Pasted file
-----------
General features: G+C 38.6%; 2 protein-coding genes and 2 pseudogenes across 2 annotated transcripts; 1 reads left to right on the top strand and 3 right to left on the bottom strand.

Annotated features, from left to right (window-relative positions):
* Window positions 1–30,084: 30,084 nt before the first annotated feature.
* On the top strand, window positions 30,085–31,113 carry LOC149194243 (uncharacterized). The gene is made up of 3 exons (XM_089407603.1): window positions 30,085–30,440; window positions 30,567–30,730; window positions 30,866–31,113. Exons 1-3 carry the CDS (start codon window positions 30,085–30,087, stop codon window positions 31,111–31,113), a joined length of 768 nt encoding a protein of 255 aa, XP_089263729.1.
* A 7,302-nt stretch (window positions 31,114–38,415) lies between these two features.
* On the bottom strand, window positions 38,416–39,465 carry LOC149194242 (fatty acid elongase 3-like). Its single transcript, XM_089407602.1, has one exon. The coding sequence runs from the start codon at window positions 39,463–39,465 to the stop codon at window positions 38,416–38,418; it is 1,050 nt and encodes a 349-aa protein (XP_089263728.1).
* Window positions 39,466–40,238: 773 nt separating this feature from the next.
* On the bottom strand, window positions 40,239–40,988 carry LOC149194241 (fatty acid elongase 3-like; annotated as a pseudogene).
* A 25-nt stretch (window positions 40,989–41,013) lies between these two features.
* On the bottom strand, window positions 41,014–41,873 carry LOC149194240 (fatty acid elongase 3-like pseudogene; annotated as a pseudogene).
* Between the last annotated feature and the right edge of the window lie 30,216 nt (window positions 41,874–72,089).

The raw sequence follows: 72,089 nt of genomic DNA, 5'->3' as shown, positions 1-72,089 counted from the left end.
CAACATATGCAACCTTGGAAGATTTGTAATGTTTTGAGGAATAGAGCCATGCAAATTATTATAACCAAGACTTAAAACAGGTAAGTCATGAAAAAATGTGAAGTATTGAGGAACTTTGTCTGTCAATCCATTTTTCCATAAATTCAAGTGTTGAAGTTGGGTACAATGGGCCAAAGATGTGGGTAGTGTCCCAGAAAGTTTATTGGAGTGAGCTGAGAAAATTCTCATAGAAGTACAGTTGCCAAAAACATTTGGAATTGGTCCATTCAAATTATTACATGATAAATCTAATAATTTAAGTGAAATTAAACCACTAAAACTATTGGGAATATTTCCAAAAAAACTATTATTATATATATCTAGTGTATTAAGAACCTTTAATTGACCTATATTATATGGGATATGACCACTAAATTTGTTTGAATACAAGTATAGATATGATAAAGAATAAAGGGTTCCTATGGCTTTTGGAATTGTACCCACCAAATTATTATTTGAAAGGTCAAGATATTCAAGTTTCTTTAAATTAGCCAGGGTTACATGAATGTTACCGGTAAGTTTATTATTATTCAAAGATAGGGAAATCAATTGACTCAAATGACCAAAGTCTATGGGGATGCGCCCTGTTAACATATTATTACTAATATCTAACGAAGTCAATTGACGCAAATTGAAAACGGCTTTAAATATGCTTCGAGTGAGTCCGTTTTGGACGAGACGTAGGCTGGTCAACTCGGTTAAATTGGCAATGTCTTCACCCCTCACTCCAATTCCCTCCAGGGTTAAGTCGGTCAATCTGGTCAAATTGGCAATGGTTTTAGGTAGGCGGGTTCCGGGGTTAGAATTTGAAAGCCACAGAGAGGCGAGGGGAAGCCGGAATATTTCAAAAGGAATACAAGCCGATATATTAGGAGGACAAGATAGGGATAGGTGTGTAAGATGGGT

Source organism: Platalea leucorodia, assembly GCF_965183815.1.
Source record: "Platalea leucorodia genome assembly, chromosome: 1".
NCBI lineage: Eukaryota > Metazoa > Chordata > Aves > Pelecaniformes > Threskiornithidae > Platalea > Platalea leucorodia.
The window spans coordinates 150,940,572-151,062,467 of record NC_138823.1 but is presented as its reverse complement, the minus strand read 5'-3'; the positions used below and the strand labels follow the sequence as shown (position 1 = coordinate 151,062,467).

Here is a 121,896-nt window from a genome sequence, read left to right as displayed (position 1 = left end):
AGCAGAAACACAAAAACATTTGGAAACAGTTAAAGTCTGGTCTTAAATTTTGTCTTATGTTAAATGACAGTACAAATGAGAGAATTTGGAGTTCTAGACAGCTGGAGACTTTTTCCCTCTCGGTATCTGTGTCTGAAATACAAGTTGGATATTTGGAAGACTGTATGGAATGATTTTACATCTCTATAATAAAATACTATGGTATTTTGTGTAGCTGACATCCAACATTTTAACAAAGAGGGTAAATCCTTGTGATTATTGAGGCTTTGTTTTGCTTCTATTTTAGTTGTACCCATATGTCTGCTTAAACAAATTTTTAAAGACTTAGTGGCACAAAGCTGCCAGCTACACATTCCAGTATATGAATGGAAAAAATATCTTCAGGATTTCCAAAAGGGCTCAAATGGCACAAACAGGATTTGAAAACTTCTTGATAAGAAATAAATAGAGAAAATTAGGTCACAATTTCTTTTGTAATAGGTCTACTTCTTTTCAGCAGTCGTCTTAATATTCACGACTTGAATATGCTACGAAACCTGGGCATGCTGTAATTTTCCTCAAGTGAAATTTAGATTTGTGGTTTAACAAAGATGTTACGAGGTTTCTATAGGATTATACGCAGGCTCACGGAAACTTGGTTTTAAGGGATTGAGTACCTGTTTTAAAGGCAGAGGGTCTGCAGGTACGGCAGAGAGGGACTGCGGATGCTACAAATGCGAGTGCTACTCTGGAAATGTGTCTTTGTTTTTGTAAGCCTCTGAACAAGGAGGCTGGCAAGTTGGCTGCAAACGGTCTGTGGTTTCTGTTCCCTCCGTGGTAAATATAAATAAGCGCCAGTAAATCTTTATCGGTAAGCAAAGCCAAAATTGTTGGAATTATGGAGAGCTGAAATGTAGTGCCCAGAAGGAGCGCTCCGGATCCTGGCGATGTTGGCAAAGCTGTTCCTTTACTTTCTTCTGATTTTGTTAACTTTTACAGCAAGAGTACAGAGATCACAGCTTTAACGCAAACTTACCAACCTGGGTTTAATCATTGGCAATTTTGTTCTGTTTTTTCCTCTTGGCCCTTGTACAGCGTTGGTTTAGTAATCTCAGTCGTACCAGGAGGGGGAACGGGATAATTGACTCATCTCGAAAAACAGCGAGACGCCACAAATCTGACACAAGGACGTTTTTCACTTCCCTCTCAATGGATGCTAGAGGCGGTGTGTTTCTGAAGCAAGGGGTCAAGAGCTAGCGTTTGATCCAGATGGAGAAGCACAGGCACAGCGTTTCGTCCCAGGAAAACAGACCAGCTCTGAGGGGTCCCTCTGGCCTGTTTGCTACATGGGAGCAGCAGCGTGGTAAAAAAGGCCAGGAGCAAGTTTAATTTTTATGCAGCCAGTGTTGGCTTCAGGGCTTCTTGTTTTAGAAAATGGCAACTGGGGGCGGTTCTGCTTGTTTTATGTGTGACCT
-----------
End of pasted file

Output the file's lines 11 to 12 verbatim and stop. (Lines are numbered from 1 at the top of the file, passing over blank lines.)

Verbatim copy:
* Between the last annotated feature and the right edge of the window lie 30,216 nt (window positions 41,874–72,089).

The raw sequence follows: 72,089 nt of genomic DNA, 5'->3' as shown, positions 1-72,089 counted from the left end.